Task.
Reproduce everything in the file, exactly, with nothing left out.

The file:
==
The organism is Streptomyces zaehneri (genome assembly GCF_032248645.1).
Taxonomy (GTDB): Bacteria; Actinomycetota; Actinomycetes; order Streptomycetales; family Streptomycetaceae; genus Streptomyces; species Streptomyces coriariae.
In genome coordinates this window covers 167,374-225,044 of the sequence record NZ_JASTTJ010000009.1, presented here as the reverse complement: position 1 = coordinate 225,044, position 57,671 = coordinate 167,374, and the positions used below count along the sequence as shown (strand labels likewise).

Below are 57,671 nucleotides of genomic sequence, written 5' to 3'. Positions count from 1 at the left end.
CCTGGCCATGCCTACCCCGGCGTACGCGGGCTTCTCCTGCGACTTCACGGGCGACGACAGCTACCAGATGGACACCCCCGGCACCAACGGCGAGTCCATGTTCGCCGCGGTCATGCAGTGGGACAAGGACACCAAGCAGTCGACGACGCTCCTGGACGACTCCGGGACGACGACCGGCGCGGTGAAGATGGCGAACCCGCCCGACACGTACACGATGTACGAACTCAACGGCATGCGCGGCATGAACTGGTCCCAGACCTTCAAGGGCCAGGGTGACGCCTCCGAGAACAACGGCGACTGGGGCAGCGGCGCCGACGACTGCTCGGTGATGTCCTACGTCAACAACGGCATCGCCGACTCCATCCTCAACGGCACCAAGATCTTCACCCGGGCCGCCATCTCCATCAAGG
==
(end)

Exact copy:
The organism is Streptomyces zaehneri (genome assembly GCF_032248645.1).
Taxonomy (GTDB): Bacteria; Actinomycetota; Actinomycetes; order Streptomycetales; family Streptomycetaceae; genus Streptomyces; species Streptomyces coriariae.
In genome coordinates this window covers 167,374-225,044 of the sequence record NZ_JASTTJ010000009.1, presented here as the reverse complement: position 1 = coordinate 225,044, position 57,671 = coordinate 167,374, and the positions used below count along the sequence as shown (strand labels likewise).

Below are 57,671 nucleotides of genomic sequence, written 5' to 3'. Positions count from 1 at the left end.
CCTGGCCATGCCTACCCCGGCGTACGCGGGCTTCTCCTGCGACTTCACGGGCGACGACAGCTACCAGATGGACACCCCCGGCACCAACGGCGAGTCCATGTTCGCCGCGGTCATGCAGTGGGACAAGGACACCAAGCAGTCGACGACGCTCCTGGACGACTCCGGGACGACGACCGGCGCGGTGAAGATGGCGAACCCGCCCGACACGTACACGATGTACGAACTCAACGGCATGCGCGGCATGAACTGGTCCCAGACCTTCAAGGGCCAGGGTGACGCCTCCGAGAACAACGGCGACTGGGGCAGCGGCGCCGACGACTGCTCGGTGATGTCCTACGTCAACAACGGCATCGCCGACTCCATCCTCAACGGCACCAAGATCTTCACCCGGGCCGCCATCTCCATCAAGG